Consider this:  Those bags full of leaves that you put out on your front lawns every year to be picked up by the City of Garland are part of your legacy as a human being.  They will live longer than your children, your children's children and even the memory of you and what you did in your brief moment in time on our planet.





An enterprising group of people here in Garland could band together to form a cooperative.  The purpose of this cooperative would be to establish a for-profit business that picks up and processes leaves and other biodegradable matter such as paper, cardboard, and unprocessed vegetable matter into rich garden soil.

Other cities such as Mesquite and Plano do process at least some of their leaves and organic matter into soil.  However, as I understand their services and operations,  this is done with some expense to their local taxpayers as it is done solely through their city governments.  I could be mistaken but I don't think either municipality's operations of these facilities are without support from their taxpayers.

Perhaps its possible that we in Garland might, with assistance from our City leaders in the beginning and perhaps even some State and Federal grants, establish a for-profit business cooperative that would serve its members and members of our local community by creating jobs.  It is an idea and an alternative certainly worth consideration.



Cooperatives offer the most stable form of business for a local community.  This form of business structure is anchored in the local economy.  Their primary purpose is to create products and services that are largely consumed by the local residents and folks in the surrounding region.  It has been observed in several studies that communities who have locally-held cooperatives have much healthier economies than those that do not.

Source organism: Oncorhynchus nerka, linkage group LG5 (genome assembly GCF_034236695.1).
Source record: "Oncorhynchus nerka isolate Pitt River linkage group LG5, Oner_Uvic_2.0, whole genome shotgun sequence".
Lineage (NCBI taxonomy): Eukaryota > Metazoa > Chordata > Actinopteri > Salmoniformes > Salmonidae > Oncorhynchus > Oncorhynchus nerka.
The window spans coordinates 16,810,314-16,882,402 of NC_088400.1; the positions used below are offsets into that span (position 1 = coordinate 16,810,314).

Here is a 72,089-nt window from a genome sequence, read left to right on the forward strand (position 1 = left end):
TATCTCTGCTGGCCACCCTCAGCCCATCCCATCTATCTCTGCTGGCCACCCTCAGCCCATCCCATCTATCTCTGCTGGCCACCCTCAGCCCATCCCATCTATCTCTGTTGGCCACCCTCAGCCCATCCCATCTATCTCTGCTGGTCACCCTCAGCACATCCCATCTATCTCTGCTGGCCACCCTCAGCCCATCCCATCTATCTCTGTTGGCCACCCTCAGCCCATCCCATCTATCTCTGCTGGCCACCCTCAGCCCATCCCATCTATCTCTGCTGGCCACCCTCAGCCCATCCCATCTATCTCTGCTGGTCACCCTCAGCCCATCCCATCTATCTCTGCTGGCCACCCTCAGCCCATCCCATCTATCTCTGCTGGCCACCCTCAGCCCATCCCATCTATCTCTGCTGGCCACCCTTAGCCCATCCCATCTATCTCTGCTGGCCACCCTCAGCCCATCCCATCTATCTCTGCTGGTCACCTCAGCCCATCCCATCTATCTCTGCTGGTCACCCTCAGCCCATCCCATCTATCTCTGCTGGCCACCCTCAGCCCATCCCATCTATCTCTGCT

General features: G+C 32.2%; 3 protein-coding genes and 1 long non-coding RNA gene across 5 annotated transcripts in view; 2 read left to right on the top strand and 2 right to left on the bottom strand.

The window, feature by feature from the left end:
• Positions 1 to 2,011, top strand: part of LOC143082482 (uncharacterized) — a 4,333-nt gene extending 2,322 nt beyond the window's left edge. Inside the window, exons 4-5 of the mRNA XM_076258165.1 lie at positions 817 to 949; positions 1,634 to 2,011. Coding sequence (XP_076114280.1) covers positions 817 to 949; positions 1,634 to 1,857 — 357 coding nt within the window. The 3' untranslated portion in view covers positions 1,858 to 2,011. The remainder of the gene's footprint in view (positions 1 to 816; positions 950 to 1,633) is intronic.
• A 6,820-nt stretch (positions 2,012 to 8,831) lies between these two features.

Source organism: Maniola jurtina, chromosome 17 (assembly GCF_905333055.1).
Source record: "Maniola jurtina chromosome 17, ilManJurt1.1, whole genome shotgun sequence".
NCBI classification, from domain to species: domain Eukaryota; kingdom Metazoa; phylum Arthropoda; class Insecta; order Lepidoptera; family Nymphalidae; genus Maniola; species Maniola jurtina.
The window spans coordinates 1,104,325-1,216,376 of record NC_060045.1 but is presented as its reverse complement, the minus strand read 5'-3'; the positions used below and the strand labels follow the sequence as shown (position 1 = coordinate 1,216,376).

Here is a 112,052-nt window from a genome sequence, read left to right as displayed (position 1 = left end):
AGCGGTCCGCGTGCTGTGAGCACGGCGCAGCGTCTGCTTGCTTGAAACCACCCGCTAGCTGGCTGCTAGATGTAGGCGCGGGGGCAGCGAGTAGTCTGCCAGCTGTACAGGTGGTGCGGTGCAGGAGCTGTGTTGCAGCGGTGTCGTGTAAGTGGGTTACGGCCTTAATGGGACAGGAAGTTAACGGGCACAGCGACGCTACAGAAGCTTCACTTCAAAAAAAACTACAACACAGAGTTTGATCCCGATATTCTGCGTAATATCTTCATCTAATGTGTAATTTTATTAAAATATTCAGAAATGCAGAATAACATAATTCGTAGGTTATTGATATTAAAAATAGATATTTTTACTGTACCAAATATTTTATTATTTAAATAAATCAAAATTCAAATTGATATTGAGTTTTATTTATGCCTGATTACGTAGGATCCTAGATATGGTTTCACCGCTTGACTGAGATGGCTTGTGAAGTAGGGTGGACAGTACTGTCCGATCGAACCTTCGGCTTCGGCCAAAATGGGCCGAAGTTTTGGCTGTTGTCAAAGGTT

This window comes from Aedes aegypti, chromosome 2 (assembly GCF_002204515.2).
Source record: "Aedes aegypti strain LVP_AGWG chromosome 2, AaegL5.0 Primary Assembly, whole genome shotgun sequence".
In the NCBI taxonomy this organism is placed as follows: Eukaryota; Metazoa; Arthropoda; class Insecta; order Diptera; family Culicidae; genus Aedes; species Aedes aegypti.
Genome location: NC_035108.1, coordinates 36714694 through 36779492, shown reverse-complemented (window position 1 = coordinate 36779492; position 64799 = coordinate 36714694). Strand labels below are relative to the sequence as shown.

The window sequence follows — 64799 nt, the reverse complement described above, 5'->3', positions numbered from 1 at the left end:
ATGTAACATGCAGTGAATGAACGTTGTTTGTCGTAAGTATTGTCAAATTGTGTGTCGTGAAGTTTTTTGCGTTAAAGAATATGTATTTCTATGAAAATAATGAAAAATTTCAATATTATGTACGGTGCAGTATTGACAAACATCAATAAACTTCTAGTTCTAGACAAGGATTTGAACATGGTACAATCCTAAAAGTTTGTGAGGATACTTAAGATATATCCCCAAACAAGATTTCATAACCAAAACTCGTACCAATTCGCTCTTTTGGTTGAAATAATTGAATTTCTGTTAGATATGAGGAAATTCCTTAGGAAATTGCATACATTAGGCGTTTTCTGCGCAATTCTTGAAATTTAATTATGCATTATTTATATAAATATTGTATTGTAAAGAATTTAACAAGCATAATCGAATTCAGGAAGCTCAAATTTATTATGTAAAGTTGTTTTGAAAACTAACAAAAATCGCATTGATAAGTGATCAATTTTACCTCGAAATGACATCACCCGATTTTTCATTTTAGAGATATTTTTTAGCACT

All communities need various types of businesses-- chain stores, corporations, mom and pop shops and cooperatives--in order to stabilize the local economy.  Cooperatives, because of their local ties and local membership are highly stable business models. Mom and pop shops usually consist of one or two people and less than 10 employees, if any.  When the owner dies or decides to move away,  these business often end their existence abruptly and often with disastrous impacts to the local economy.  The Co-op on the other hand has many other people to step up to the plate and continue its operations when one of its members leaves.  

Consider the chain store or corporation:  Their leadership is not local.  Their loyalty to the local community extends only as far as the bottom line as defined by the people at their corporate headquarters.  If their accounting folks at corporate headquarters decide that it is more profitable for them to consolidate stores and move one or more out of Garland, then that's what happens.  

Like leaf bags, most Americans don't understand cooperative business structures either.  Some folks think of them as a leftover business style from the 1960's and early 1970's.  Others think of them as a communistic business model. The truth is that the cooperative business model is perhaps the most democratic form of business there is.



Research from the University of Wisconsin on the Economic Impact of Cooperatives.

Building Community Wealth with Cooperatives